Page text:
But the digital optimization specialist took an unconventional route to the Nasdaq, going public through a direct listing instead of a conventional IPO. Unlike an IPO, which offers a chunk of new shares to a select group of investors (generally banks and other institutional investors with access to these start-ups), a direct listing does not offer new shares to investors. It gives current shareholders a means to sell their shares on the public market, and in the process, any investor has the opportunity to buy them.
A direct listing is also different from an IPO because it doesn't dilute existing shareholders' stake in the company, and the market determines the price of the stock. In a traditional IPO, the underwriter generally sets the offering price.
With the move, Amplitude joins a growing list of tech companies opting for a direct listing instead of a traditional IPO. Among other noteworthy stocks to go public through a direct listing recently are Coinbase Global, Roblox, Asana, and Palantir Technologies.
Why go direct
In an interview with The Motley Fool, CEO Spenser Skates explained his decision to go public via direct listing rather than a traditional IPO:
You have to do a direct listing as a CEO. If you aren't, you're being a poor fiduciary to your current shareholders. Last year, on average, traditional IPOs underpriced the stock by 50% so you're basically selling a dollar for 50 cents. I don't understand why any CEO or any company would do that when direct listing is available as an option. I was talking to one public-company CEO who called traditional IPOs the largest arbitrage opportunities in all of finance, the entire financial world. It's crazy. Why would I as a CEO want to be on the other side of that? So I think I have an obligation to the company and to the shareholders to get the best result, and that is what the direct listing is all about.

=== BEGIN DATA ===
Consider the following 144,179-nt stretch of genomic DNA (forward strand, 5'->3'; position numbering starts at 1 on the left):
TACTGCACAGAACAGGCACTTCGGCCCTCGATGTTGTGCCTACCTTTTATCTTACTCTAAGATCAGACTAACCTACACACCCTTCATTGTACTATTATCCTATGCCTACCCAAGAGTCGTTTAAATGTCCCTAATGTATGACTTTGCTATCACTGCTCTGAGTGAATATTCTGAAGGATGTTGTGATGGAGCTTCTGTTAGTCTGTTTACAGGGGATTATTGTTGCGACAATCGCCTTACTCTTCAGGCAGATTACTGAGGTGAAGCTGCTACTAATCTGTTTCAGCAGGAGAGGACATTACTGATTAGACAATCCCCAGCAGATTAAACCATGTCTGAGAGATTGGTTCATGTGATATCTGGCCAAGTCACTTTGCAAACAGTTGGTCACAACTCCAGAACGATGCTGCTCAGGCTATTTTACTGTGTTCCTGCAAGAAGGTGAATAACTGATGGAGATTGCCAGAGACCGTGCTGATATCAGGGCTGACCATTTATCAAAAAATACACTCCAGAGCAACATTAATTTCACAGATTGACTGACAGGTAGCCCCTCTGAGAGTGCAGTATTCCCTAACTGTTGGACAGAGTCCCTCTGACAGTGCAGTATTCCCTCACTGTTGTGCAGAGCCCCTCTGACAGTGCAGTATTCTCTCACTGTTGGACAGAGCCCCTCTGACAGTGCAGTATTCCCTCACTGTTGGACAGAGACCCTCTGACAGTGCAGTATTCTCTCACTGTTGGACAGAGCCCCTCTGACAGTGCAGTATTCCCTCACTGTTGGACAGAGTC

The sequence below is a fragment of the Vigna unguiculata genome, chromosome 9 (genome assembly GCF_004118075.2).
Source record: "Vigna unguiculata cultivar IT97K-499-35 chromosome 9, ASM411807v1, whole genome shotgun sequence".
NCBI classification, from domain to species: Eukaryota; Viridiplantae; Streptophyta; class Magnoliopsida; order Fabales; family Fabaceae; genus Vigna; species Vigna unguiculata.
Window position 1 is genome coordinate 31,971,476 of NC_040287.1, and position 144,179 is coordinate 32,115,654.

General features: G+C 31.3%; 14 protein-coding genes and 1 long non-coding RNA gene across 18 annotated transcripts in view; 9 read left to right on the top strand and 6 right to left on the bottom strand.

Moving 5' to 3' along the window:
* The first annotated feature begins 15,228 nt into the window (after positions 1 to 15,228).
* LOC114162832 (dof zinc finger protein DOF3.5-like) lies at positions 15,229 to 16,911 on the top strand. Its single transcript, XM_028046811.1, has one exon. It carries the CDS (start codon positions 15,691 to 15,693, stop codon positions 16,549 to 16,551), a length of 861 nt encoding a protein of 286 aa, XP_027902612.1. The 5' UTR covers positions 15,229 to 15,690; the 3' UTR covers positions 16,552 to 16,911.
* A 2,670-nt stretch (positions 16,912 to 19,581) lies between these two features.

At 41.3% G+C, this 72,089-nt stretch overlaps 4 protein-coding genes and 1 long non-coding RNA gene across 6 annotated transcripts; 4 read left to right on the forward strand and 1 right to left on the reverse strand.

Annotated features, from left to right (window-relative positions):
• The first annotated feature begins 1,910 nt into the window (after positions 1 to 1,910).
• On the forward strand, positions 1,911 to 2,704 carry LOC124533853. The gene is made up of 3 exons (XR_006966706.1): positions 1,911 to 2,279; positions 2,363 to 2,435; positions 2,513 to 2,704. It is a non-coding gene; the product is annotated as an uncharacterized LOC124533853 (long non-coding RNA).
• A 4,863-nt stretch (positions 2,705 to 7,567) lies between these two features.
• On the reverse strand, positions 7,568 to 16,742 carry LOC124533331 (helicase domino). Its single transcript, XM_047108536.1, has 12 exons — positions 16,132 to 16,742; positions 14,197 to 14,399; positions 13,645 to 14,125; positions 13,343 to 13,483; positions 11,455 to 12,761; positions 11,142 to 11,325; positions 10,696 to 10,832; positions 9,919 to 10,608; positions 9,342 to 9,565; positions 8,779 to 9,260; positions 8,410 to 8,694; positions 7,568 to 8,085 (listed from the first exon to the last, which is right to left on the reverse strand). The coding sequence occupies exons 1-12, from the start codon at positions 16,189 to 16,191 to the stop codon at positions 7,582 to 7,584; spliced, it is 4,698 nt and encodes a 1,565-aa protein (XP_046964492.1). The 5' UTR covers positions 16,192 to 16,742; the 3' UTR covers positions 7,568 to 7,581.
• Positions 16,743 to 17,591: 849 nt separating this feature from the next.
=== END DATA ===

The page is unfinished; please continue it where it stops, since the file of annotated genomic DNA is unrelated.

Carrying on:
Skates makes a good point. There's no shortage of IPOs that have skyrocketed over the past year, and that mispricing essentially acts as a wealth transfer from the company to IPO buyers, who get an undervalued stock that often doubles in value immediately. Snowflake stock, for example, jumped 112% in its debut, meaning the company left $3.8 billion on the table. Airbnb shares soared 115% in its opening day, meaning it could have raised billions of dollars more, and DoorDash also found itself in a similar position when its stock rallied 86% on its first day.
Given that track record, it makes sense to go the direct-listing route instead of a traditional IPO, as Skates argued, if your company doesn't need to raise more cash. Amplitude finished its recent quarter with more than $300 million in cash, so it has plenty of cash to run the business at its current levels; it had a free cash flow loss of $16 million last year, which improved to a loss of just $5 million in the first half of this year.
For investors, Skates' thoughts on the direct listing show that he is very much aligned with his existing shareholder base, and while the company will use share-based compensation to its advantage, much like most tech companies do, and might make strategic acquisitions using its stock, investors should rest assured that Skates won't dilute their holdings without careful consideration.